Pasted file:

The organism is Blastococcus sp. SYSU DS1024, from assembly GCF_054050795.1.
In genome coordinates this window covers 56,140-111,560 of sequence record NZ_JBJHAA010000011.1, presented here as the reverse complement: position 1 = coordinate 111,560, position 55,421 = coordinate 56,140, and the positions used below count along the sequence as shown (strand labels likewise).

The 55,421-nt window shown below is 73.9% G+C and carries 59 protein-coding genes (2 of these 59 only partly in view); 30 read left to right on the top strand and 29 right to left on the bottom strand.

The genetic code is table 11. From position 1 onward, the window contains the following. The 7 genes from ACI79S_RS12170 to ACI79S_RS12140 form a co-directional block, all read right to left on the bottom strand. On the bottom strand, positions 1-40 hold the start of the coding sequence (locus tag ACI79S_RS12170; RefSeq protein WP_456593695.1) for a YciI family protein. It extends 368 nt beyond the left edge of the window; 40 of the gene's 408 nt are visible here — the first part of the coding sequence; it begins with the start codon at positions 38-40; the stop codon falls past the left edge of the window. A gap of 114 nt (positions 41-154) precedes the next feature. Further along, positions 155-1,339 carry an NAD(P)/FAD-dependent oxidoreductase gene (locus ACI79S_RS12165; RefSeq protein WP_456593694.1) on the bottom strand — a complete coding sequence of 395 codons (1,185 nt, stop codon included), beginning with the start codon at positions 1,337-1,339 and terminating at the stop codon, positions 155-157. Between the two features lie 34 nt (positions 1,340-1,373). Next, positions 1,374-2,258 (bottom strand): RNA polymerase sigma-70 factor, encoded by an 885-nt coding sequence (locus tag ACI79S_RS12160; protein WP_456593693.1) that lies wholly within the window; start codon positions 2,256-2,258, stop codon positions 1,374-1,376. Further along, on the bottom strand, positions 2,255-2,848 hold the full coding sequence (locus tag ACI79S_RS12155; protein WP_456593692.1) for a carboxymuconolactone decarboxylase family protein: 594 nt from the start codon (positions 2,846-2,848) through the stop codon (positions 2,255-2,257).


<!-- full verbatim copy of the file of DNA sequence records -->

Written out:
The organism is Blastococcus sp. SYSU DS1024, from assembly GCF_054050795.1.
In genome coordinates this window covers 56,140-111,560 of sequence record NZ_JBJHAA010000011.1, presented here as the reverse complement: position 1 = coordinate 111,560, position 55,421 = coordinate 56,140, and the positions used below count along the sequence as shown (strand labels likewise).

The 55,421-nt window shown below is 73.9% G+C and carries 59 protein-coding genes (2 of these 59 only partly in view); 30 read left to right on the top strand and 29 right to left on the bottom strand.

The genetic code is table 11. From position 1 onward, the window contains the following. The 7 genes from ACI79S_RS12170 to ACI79S_RS12140 form a co-directional block, all read right to left on the bottom strand. On the bottom strand, positions 1-40 hold the start of the coding sequence (locus tag ACI79S_RS12170; RefSeq protein WP_456593695.1) for a YciI family protein. It extends 368 nt beyond the left edge of the window; 40 of the gene's 408 nt are visible here — the first part of the coding sequence; it begins with the start codon at positions 38-40; the stop codon falls past the left edge of the window. A gap of 114 nt (positions 41-154) precedes the next feature. Further along, positions 155-1,339 carry an NAD(P)/FAD-dependent oxidoreductase gene (locus ACI79S_RS12165; RefSeq protein WP_456593694.1) on the bottom strand — a complete coding sequence of 395 codons (1,185 nt, stop codon included), beginning with the start codon at positions 1,337-1,339 and terminating at the stop codon, positions 155-157. Between the two features lie 34 nt (positions 1,340-1,373). Next, positions 1,374-2,258 (bottom strand): RNA polymerase sigma-70 factor, encoded by an 885-nt coding sequence (locus tag ACI79S_RS12160; protein WP_456593693.1) that lies wholly within the window; start codon positions 2,256-2,258, stop codon positions 1,374-1,376. Further along, on the bottom strand, positions 2,255-2,848 hold the full coding sequence (locus tag ACI79S_RS12155; protein WP_456593692.1) for a carboxymuconolactone decarboxylase family protein: 594 nt from the start codon (positions 2,846-2,848) through the stop codon (positions 2,255-2,257).